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Voice is an important part of growing as a writer, because it’s a gateway to writing more effortlessly. Creating anything will always require effort. But struggling in a first draft can be a sign of over-thinking your writing. Ron Shelton, the screenwriter of Bull Durham and White Men Can’t Jump, says he’s got a sign that sits next to his laptop where he drafts. “Don’t think — just write,” it says. (The time for thinking is during revision, but that’s a pleasant task for another article.)

ernest-hemingway-simplest-wayThis time out, we can look at how to make an effective voice on the page. One exercise we use in the Workshop is what I call the Mimic Technique. Students choose a topic and write it on the top of a blank page. For example, it might be “On Breakfast Habits of Mine” or “The Tears at the End of Prom Night.” They also bring in a passage from a favorite author whose voice they’d like to adapt. They read that passage aloud, just a paragraph, to let that voice seep into their writing spirit. Then they write, just a simple draft, on their chosen topic, working to infuse the voice they’ve just read aloud. It’s an experimental, playing process that helps tune up the writing ear for an author’s voice.

Voice also represents a way to carry stories of your life forward. Our most natural voice is the one we heard telling us stories while we grew up. I call it the Birth Voice, and it often sounds like that voice in our head that talks to us 24×7. A writer might use this voice in telling stories, but they’d like to be heard on the page the same way they’re heard in person. Making that transfer from speaking to writing involves a few tricks that can be useful.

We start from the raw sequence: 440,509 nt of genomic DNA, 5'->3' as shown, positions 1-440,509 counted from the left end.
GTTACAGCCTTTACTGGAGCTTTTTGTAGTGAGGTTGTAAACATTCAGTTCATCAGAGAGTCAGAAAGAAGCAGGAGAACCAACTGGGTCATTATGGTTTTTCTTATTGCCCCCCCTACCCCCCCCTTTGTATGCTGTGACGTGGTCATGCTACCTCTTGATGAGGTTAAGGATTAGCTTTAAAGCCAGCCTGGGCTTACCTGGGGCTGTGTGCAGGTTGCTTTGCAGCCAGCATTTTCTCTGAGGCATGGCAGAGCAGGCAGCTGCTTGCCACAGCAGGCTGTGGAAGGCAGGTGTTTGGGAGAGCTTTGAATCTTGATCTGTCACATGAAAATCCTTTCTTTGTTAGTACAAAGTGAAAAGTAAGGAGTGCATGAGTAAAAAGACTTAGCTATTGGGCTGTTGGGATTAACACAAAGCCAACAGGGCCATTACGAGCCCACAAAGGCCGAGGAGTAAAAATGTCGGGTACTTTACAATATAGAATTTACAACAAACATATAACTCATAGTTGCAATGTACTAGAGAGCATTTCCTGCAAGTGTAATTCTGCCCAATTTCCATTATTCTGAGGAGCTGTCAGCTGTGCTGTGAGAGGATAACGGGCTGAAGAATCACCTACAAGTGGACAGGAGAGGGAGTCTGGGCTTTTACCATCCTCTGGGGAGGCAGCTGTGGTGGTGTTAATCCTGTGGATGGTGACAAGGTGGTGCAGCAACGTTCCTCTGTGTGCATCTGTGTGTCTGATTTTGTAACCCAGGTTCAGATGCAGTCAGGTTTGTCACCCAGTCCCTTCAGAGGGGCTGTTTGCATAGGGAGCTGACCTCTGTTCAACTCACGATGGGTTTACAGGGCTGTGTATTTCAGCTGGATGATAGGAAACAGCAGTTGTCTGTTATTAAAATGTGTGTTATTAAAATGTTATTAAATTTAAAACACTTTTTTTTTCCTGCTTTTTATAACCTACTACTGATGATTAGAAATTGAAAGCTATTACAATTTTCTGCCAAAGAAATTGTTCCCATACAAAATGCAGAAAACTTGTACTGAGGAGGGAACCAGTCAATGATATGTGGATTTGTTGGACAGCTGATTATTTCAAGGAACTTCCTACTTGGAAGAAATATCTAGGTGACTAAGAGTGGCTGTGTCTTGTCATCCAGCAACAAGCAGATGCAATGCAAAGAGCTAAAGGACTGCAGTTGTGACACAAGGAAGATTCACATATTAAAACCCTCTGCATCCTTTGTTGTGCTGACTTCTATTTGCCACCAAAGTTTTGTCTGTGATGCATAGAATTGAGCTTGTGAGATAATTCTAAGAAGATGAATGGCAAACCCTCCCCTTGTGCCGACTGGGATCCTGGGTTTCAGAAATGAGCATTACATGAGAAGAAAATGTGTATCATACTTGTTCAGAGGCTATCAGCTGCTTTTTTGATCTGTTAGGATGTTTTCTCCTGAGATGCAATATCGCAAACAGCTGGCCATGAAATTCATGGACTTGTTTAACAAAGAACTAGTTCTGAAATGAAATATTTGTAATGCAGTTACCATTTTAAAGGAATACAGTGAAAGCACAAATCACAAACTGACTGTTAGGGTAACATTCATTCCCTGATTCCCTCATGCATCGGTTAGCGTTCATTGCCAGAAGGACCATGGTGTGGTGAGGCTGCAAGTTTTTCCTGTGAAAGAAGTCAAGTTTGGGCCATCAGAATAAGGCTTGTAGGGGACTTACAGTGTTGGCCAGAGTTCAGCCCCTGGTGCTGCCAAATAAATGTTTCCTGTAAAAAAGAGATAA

Voice is essential to writing truly and deeply. Ernest Hemingway was a novelist whose stories and views are not for everybody, but no one disputes he was a great writer. One key reason for his success was the tone of truth he could use in his writing.

“All you have to do is write one true sentence,” he said. “Write the truest sentence you know.” Writing can sound simple, as he intended. That direct simplicity brings our voices to the reader with the right amount of effort.

Readers Want Plot. Accept It. Thrust It Into The Heart of Your Stories.

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Over at Writer Unboxed, Dave King advises us all to embrace the power to make things happen in our books and stories. Beauty in the writing is grand, yes. But the level of satisfaction — more important, the attraction to readers — rests upon things happening.

buffyIt’s so easy to go the other direction and make the world’s most exquisite sentences, paragraphs, the nuance of metaphor and simile dancing across our pages. You need good prose. But to grab readers you need a story — told through events we see, then seeing a character’s reactions to those actions.

King says, about one beautiful New Yorker story

In short, nothing happens.  It does it quite beautifully, but . . .

I understand why some people might love quality characterization and beautiful writing so much that they’re willing to read a story for these pleasures alone.  But most readers need something more to keep them going.  They want to hope that something good – or fear that something bad – will happen to characters they care about.  They want to watch those characters take action to change their fates. They want to be surprised.